Amicus subdivides, sells former Cecil Street site in North Bendigo to raise funds for housing for people with disability

LAND formerly home to a Bendigo community service provider will be used to create affordable and accessible housing for people with disabilities.

Amicus has subdivided its Cecil Street site into 26 lots, all but three of which are on the market. 

“All proceeds from the land sales will be used to build housing for people with a disability, to assist with the critical unmet need we are facing,” chief executive officer, Ann-Maree Davis, said.

The not-for-profit organisation expects the sale of the Market Gardens Estate lots, in North Bendigo, to fund construction of three fully accessible two-bedroom units.

A bequest of almost $300,000 from the estate of the late Gordon Alexander Webster will enable Amicus to build a fourth unit.

‘We are eternally grateful to Gordon Webster for his generous contribution,” Ms Davis said.

“We are pleased that we have been able to honor him in a lasting way, with a street in the subdivision, Webdon Drive, named after him.”

Cathy Gaskell and Shayne Scott of Amicus at the organisation's former Cecil Street site, which has been subdivided for residential land sale. Picture: EMMA D'AGOSTINO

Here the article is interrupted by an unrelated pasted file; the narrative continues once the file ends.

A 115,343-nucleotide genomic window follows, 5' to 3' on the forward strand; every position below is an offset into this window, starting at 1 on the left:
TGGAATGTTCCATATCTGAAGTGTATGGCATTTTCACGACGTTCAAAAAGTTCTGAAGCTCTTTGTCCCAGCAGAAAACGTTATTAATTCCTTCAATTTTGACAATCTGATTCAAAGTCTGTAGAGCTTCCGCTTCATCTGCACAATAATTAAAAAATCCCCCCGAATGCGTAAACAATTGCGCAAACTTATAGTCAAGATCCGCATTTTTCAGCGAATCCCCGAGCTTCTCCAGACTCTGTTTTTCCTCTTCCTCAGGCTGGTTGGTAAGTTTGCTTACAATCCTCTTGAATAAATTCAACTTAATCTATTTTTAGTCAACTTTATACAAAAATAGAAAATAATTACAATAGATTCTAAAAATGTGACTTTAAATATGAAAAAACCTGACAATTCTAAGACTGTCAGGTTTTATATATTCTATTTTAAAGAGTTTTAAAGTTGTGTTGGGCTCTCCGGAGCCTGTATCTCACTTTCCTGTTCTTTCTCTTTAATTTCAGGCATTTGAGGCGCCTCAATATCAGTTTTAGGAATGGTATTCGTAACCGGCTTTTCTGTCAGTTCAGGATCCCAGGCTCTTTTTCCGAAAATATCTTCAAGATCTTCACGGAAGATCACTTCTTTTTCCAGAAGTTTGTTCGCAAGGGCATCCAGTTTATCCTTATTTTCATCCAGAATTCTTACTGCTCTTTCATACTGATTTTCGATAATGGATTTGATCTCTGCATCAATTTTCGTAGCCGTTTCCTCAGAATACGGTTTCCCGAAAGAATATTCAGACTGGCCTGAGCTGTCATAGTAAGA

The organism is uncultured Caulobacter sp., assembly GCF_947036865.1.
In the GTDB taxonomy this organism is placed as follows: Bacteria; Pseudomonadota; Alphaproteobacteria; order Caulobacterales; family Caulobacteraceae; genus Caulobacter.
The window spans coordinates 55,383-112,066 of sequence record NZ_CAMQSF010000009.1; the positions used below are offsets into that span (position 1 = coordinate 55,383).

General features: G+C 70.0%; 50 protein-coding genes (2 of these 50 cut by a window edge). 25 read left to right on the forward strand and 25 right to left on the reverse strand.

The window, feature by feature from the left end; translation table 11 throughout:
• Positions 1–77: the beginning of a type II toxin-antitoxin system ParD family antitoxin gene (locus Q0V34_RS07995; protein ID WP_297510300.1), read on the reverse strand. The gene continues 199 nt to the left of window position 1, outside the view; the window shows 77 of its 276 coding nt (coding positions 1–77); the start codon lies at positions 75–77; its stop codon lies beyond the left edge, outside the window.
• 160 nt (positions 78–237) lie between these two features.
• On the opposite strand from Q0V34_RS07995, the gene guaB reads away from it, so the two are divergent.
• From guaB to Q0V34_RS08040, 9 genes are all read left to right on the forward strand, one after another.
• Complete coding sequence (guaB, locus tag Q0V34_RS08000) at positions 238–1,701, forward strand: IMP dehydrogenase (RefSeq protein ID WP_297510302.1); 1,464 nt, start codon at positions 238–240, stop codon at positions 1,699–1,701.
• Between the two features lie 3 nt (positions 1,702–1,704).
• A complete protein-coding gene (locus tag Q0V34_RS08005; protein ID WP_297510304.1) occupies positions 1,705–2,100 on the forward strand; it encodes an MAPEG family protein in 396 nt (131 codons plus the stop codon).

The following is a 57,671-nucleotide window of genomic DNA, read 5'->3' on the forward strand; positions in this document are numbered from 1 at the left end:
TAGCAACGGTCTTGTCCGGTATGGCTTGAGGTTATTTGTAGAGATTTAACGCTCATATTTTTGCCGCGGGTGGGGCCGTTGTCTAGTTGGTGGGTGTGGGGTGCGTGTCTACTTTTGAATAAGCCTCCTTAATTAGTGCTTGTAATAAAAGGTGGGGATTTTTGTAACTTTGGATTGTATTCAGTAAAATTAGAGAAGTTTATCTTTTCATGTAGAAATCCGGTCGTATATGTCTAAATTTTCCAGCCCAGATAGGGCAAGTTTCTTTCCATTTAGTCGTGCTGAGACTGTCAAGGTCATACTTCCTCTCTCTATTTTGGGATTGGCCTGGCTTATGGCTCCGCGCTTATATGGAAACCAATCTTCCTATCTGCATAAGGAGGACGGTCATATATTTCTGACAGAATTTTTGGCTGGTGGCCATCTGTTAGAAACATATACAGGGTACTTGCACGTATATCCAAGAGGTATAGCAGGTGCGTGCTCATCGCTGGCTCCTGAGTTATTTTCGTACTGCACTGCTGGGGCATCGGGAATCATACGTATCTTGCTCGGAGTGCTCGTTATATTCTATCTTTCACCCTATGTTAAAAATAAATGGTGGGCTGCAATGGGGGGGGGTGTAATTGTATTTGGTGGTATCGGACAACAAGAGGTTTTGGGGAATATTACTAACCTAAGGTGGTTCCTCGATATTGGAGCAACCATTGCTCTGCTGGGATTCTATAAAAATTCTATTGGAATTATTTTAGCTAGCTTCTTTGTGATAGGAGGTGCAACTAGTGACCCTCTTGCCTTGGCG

Cathy Gaskell and Shayne Scott of Amicus at the organisation's former Cecil Street site, which has been subdivided for residential land sale. Picture: EMMA D'AGOSTINO

She said the availability of accessible and affordable housing for people with a disability was at crisis point in the Bendigo community.

“There are a large number of carers in our community who are in their 80s and 90s who are still caring for their adult family members with a disability due to a lack of appropriate housing options,” Ms Davis said.

Carers in the Mount Alexander Shire and Bendigo area have taken it upon themselves to create solutions to the issue.

Many of the members of both groups are carers, motivated by concern for the future of their loved ones.

The Quality Living Options Bendigo has proposed a number of units for people with disability be built at Marong, along with a central hub.

Units would vary from two bedroom to five bedroom dwellings.

The Mount Alexander Shire Accommodation and Respite Group has a similar project, called A Home of My Own, planned for Castlemaine.

Ms Davis said the projects reflected the need for housing in the region, which would be helped by the initiatives, but far from sated.

More than 100 people with a disability were in immediate need of specialist disability housing in the Bendigo area in Feb 2016, 38 of which had aging carers.

Rental Affordability Index data suggests Bendigo is an unaffordable place to live for single pensioners, single people on Centrelink and single parents working part-time.

Amicus relocated from Cecil Street to its premises at 100 Queen Street, Bendigo, in 2014.